The third tattoo was acquired at the very end of my divorce, during the absolute worst period of social and relationship drama. It’s a snake around my ankle. It’s the most visible tattoo I have. It’s a stylized blue tattoo, whereas the other two are red. It’s not scary and the symbolism behind it is not what you think – which is kinda the point. (And, yes, that is also a long story for another time.)

I like my tattoos. They are both symbolic and earned. I wish more people understood both of those concepts.

Chick Ink

This story is not in the book Chic Ink, but a complete version of all details (including those not provided here) could be pulled from this book.

Chic Ink is a collection of experiences, explanations, deep thoughts and memories. Reading it is like sitting down for coffee with a random collection of women and listening to every one of them answer this question: “What’s your tattoo and why did you get it?”

If you’re looking for a good read this holiday vacation, consider picking up Chick ink. The stories behind the tattoos are positively fascinating.

Chick Ink: 40 Stories of Tattoos–And the Women Who Wear Them by Karen L. Hudson

Quotes from the book can be found HERE.

Women, Childbirth, Boy-Magic and Bacha Posh

Amazon.com

This book is amazing. It’s one of those books that did not turn out the way I expected – and it was a very happy surprise.

While the individuals interviewed and profiled are all located in Afghanistan, the author traveled all over the world and found ‘Bacha Posh‘, or girls living as boys, in many regions where women are oppressed and living lives defined by the requirement to give birth to boys.

The author makes the following comment:

“The way I have come to see it now is that bacha posh is a missing piece in the history of women…We have an idea of how patriarchy was formed. But back then, a resistance was also born. Bacha posh is both historical and present-day rejection of patriarchy by those who refuse to accept the ruling order for themselves and their daughters.”

After reading the book, I fully agree with her. I also agree with many comments made by individuals interviewed who expressed frustration over government and NGOs who fly into Afghanistan and proceed to lecture local women about the nature of gender and the changes they should be making without ever taking the time to learn about the people, culture, history and (most importantly) needs and objectives of those trying to carve out lives in a war-torn region of the world.

From the description and the cover, I thought I was going to be reading about an underground society in the western-sense. Teenagers and young adults meeting in clandestine places and taking risks to express themselves or attempting to achieve goals not commonly allowed by society or family. While there were elements of these things, they were a very small part of the book as a whole.

This journalistic investigation is an examination of both an aspect of Afghan culture AND western perspectives on gender, human rights and women’s equality. It is as much an examination of our own misconceptions as it is an exploration of a tradition and a concept that is inherently foreign to people living in present-day western society.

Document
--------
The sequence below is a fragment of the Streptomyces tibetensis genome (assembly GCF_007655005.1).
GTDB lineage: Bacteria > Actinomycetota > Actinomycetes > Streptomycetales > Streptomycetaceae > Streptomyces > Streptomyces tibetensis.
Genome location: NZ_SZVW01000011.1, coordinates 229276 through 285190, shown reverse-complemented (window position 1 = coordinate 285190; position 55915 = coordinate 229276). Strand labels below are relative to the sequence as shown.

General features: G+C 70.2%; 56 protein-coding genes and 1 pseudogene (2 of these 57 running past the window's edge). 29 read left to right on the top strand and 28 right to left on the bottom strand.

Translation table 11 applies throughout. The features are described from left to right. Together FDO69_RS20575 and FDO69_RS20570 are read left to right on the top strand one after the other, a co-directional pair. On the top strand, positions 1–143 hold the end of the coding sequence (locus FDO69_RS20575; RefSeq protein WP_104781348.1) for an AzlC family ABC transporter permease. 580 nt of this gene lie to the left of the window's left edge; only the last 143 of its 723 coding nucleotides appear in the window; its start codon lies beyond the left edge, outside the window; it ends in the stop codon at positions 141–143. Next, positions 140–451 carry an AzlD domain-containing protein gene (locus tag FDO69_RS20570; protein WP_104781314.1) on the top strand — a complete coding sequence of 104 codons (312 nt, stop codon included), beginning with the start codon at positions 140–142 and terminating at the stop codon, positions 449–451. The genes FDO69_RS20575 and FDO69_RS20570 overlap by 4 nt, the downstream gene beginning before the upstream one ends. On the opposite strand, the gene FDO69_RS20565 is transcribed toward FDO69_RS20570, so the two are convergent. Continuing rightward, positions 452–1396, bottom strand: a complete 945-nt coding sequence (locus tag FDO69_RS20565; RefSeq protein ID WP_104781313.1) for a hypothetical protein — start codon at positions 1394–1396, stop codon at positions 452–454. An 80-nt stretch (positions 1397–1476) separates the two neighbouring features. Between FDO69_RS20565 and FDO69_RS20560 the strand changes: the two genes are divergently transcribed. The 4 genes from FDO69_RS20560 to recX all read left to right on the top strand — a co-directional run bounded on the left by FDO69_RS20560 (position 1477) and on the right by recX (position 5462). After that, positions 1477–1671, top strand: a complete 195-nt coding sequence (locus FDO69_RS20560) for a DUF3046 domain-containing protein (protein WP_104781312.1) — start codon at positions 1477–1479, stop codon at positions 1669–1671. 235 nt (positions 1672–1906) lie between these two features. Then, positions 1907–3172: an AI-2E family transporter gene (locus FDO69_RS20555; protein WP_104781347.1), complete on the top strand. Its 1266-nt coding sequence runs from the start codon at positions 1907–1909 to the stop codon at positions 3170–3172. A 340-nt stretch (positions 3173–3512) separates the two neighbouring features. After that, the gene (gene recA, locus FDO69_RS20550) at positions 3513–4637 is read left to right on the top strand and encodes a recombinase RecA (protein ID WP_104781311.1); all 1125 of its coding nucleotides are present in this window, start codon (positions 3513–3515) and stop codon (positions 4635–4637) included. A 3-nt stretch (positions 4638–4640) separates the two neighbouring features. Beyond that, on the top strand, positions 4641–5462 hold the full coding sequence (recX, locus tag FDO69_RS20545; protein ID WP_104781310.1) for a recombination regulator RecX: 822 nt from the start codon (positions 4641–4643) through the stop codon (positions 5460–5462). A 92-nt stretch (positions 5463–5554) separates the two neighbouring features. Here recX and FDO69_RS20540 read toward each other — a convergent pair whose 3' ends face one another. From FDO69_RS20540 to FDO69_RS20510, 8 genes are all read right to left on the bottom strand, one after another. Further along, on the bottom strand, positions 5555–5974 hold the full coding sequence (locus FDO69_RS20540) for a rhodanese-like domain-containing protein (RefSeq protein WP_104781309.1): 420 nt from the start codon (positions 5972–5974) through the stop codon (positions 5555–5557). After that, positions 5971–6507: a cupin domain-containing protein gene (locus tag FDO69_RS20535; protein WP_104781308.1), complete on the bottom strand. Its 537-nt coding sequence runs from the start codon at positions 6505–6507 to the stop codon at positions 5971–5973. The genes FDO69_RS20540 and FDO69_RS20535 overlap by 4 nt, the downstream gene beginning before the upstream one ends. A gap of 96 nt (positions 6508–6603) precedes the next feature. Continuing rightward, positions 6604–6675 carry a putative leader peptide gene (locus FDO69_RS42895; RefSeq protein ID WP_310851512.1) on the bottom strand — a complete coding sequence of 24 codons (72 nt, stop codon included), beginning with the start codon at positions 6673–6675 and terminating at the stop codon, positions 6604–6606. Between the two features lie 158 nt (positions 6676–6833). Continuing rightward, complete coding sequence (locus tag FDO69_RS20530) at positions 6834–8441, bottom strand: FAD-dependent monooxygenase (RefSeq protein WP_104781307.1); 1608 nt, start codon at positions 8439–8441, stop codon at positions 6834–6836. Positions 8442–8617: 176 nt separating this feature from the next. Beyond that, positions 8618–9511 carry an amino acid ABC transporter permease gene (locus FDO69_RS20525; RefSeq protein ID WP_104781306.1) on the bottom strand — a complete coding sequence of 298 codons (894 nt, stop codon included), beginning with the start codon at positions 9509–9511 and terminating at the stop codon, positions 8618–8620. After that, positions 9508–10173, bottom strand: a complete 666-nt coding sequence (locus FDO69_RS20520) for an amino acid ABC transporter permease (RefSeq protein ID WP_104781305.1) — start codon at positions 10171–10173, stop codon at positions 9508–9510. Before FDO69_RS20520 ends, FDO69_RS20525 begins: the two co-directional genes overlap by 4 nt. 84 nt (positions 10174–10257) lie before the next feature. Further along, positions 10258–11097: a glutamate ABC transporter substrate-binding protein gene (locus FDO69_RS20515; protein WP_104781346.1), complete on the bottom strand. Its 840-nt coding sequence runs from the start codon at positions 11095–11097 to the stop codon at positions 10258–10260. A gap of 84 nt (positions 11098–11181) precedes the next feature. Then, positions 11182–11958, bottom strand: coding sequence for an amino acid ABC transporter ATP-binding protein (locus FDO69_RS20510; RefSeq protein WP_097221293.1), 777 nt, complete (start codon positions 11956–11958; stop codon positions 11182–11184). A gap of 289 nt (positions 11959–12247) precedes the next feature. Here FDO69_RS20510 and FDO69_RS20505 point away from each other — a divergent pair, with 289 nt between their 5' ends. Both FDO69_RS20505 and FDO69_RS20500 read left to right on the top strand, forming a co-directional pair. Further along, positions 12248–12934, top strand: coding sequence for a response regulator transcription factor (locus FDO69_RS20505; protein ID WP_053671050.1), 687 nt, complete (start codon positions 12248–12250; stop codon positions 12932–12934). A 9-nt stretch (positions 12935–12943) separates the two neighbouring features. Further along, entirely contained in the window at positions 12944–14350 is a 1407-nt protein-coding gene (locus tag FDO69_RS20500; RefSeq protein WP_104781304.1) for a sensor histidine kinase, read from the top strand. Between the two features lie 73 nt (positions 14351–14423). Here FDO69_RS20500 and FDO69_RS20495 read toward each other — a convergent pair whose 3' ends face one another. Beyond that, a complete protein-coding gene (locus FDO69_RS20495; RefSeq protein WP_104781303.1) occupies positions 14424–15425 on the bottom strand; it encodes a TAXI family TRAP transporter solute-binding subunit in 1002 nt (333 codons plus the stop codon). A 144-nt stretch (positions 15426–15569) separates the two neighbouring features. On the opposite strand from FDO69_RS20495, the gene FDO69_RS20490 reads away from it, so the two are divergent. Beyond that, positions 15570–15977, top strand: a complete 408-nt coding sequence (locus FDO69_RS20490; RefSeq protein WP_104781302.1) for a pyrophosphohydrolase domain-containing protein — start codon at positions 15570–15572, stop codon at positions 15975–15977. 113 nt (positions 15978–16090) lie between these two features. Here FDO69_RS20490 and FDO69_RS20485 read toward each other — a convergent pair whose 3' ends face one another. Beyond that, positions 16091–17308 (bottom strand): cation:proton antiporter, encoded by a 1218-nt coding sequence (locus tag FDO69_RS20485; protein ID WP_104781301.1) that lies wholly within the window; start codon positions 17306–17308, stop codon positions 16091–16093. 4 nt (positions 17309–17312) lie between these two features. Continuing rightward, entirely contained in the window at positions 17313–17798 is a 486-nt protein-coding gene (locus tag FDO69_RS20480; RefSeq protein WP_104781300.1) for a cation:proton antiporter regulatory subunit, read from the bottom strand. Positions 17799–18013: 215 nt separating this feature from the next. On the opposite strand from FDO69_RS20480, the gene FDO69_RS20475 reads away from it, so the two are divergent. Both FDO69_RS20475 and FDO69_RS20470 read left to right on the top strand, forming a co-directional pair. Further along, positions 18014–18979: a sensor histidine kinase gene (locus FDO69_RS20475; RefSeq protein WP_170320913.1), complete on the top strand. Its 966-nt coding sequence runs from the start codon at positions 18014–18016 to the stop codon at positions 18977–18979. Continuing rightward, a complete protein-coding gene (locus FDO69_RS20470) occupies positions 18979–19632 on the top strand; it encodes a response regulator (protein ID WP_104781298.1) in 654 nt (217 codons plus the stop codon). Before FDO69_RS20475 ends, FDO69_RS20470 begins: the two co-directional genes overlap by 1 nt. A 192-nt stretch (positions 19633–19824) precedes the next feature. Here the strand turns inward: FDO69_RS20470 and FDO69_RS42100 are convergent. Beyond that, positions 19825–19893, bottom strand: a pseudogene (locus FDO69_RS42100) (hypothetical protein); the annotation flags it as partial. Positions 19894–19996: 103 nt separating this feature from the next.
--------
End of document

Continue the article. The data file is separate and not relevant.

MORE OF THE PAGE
It’s an excellent read. I highly recommend it.

To provide a sense of the cultural background that defines the lives of the bacha posh, here are a few quotes about women, childbirth, boys and magic:

“Having at least one son is mandatory for good standing and reputation here. A family is not only incomplete without one; in a country lacking rule of law, it is also seen as weak and vulnerable. So it is incumbent upon every married woman to quickly bear a son–it is her absolute purpose in life, and if she does not fulfill it, there is clearly something wrong with her in the eyes of others. She could be dismissed as a dokhtar zai, or “she who only brings daughters.”

“The literacy rate is no more than 10 percent in most areas, and many unfounded truths swirl around without being challenged. Among them is the commonly held belief that a woman can choose the sex of her unborn baby simply by making up her mind about it. As a consequence, a woman’s inability to bear sons does not elicit much sympathy.”

“Esmaeel came to the family through divine intervention, she explains. When her sixth daughter was born, this desperate mother decided that the child should be presented to the world as a son…Her mother had been told by friends and neighbors that if she were to turn her girl into a boy, it would bring her good luck. Good luck, in this case, was a real son…Telling her story of giving birth to a son after dressing a daughter as a boy for two years, the mother looks immensely pleased. Her sixth daughter, who had been a bacha posh, died shortly after her third birthday, but she had fulfilled a greater purpose.”

The Underground Girls of Kabul: In Search of a Hidden Resistance in Afghanistan by Jenny Nordberg

Activism is Personal

Amazon.com

This book uses a lot of old-school feminist language. Some people, feminists included, may find the references to patriarchy and the nature of men annoying and possibly even bordering on offensive.

That said, the core purpose of the book is the creation and continuation of UN sponsored conferences focused on women. The author is also very involved in creating women’s circles, most (all?) of which have some form of spirituality as their center, with conversation and activism as an extension of that spirituality.These are good and important things that are worthy of support.

If the occasional discourse on the nature of patriarchy is unappealing, I encourage you to plow through (or skip over) those meandering asides and focus on the actions the author has proposed. Specifically: building community and creating long-standing UN sponsored conferences focused on women.

Quote:

Activism is a personal choice. It is a passion for a cause expressed through actions, funding, communication, as well as prayer, rituals, and art.

Moving Toward the Millionth Circle: Energizing the Global Women’s Movement by Jean Shinoda Bolen